This is part of a series of reviews of the sessions held by the Science Communication Group on 13th September, in celebration of 21 years of the Science Communication MSc at Imperial College. We will be putting up reviews of each session over the next couple of weeks. If you went to the celebrations and would like to have your say, please get in touch: @I_science_mag, or via the contacts page.
Engaging young people with science
Chair: Alice Bell (Senior teaching fellow, Imperial College).
Panel: Sophia Collins (editorial advisor, I’m a scientist, get me out of here!), Imran Khan (Director, CaSE), Roland Jackson (Chief executive, British Science Association).
This October marks the 21st birthday of the science communication masters at Imperial College, London. And what better way to celebrate that inviting students, old and new, to network, discuss and learn about engaging young people with science. Alice Bell, a science communication lecturer at Imperial, chaired the Engaging young people in science session. She was joined Sophia Collins, the editorial advisor forI’m a scientist, get me out of here!, Imran Khan, the director of the Campaign for Science and Engineering (CaSE) and Roland Jackson, the chief executive of the British Science Association.
Collins started off the discussions, suggesting that the best thing to do is to let children “engage in a two way dialogue with scientists.” This brings a certain reality to science, rather than just being in the classroom. I’m a scientist provides a perfect platform for this: by letting the students ask the scientists about their work, they not only learn some real science, but also gain tools in critical thinking and sourcing answers.
Khan followed this with his thoughts on the gender gap in GCSE and A-level science: “Although it is still there, it is decreasing”, he said. He also voiced concerns about the shortage of physics teachers in the UK.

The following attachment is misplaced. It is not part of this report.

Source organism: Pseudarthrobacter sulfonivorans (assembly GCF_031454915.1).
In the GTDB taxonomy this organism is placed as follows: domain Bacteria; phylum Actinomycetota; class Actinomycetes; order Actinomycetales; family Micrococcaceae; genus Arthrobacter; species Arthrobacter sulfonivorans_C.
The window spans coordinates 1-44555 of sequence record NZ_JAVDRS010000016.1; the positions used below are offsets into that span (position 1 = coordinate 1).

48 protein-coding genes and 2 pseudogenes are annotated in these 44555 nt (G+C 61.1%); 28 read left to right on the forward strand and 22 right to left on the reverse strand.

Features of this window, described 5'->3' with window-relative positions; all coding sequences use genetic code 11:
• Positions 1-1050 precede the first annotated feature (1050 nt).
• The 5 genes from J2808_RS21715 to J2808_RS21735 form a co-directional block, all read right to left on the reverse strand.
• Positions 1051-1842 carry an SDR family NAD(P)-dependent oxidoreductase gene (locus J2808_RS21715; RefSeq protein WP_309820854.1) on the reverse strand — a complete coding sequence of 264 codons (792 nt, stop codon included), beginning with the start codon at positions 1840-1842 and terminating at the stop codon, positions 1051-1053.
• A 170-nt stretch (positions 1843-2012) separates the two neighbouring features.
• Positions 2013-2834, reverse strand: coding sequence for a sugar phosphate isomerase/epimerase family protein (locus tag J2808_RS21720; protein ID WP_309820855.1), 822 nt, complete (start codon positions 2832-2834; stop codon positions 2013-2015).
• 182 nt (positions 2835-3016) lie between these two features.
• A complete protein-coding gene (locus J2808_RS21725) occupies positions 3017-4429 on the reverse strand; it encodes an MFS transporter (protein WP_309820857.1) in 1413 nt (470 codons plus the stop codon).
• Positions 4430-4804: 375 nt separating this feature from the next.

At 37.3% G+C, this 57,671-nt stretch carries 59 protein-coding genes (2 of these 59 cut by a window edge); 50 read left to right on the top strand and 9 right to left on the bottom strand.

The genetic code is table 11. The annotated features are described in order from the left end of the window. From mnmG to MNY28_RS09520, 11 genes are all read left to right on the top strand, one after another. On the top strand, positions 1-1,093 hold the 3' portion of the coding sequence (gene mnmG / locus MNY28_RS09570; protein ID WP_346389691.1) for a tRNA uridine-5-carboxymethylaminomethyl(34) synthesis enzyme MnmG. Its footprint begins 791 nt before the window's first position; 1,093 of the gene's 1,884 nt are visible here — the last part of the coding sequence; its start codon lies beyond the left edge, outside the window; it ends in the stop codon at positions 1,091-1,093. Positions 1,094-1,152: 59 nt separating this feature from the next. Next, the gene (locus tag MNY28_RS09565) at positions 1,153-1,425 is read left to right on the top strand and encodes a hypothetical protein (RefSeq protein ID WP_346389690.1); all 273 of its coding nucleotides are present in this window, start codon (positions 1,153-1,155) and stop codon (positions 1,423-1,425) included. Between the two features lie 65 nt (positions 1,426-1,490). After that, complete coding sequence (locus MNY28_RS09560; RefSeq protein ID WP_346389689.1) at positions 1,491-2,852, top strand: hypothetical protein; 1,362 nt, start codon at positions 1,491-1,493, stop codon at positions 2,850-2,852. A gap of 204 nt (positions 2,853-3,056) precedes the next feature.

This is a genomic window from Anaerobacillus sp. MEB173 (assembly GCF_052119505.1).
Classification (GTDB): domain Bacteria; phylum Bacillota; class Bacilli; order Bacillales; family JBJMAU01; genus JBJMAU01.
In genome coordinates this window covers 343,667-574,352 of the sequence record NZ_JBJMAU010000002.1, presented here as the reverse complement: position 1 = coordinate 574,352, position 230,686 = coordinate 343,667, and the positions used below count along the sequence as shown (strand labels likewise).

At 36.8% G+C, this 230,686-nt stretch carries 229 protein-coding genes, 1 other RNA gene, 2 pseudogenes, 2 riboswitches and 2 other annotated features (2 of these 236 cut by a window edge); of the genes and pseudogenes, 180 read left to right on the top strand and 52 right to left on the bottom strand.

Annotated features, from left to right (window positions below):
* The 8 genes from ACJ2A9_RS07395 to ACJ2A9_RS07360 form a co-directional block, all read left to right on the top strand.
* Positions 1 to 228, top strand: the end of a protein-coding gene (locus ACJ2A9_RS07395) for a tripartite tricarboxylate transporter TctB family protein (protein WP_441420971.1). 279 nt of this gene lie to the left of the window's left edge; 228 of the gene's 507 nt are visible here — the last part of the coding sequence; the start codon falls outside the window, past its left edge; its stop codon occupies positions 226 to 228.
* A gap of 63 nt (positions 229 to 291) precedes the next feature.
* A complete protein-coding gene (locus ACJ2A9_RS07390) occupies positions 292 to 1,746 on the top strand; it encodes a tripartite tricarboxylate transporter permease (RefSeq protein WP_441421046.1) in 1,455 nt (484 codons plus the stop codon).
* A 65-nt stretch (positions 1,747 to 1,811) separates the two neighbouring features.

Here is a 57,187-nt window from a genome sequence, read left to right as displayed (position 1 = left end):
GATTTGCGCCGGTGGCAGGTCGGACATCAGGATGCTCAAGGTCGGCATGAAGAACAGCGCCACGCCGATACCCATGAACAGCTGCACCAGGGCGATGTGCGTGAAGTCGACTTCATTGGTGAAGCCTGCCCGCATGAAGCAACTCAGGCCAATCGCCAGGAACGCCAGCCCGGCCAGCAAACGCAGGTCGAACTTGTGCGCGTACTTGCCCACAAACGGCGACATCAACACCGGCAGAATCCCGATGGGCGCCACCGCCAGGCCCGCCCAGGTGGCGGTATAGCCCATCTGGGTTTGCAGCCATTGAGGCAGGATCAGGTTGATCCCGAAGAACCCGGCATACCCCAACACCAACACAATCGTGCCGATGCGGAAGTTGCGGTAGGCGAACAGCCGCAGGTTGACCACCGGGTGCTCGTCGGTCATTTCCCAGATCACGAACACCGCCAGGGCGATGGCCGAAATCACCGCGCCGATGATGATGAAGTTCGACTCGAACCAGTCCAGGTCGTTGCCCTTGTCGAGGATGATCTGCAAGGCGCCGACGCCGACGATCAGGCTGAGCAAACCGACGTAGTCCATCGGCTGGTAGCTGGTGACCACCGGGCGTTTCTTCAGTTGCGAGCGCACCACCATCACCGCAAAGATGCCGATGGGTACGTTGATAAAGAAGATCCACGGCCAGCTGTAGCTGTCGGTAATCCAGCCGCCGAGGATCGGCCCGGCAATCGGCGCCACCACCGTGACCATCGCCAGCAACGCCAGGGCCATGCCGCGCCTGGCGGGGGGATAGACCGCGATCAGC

The “Brian Cox Effect” has provided a rapid increase in the number of students wanting to study physics, but the question of why we are still better at engaging boys than girls is playing on his mind.
He thinks the problem lies in the way in which science is taught. “Working scientifically should not be taught separately [...] to the science itself”, he said. And we should welcome the principle of challenging the curriculum.
That is exactly what Jackson did. After doing research in chemistry he decided to teach, and after only one year he realised that there were some fundamental flaws in the education system. “There was very little room for creativity within the curriculum” he said. So he worked to change several national curriculum development programmes in science education.
Jackson wanted to offer students topics they found interesting, rather than just throwing information at them in the hope that some of it would be absorbed. He wanted to introduce cutting-edge science in the classrooms, and teach the appropriate theory alongside it.
The three speakers were asked many challenging questions by the audience; why people go into teaching? And what teaching methods are currently used in schools? One interesting observation was that science communicators rarely go into teaching. But no one could conclusively say why.
One important question remained unanswered, and I shall leave it as an afterthought:
What are people’s reasons for engaging young people in science?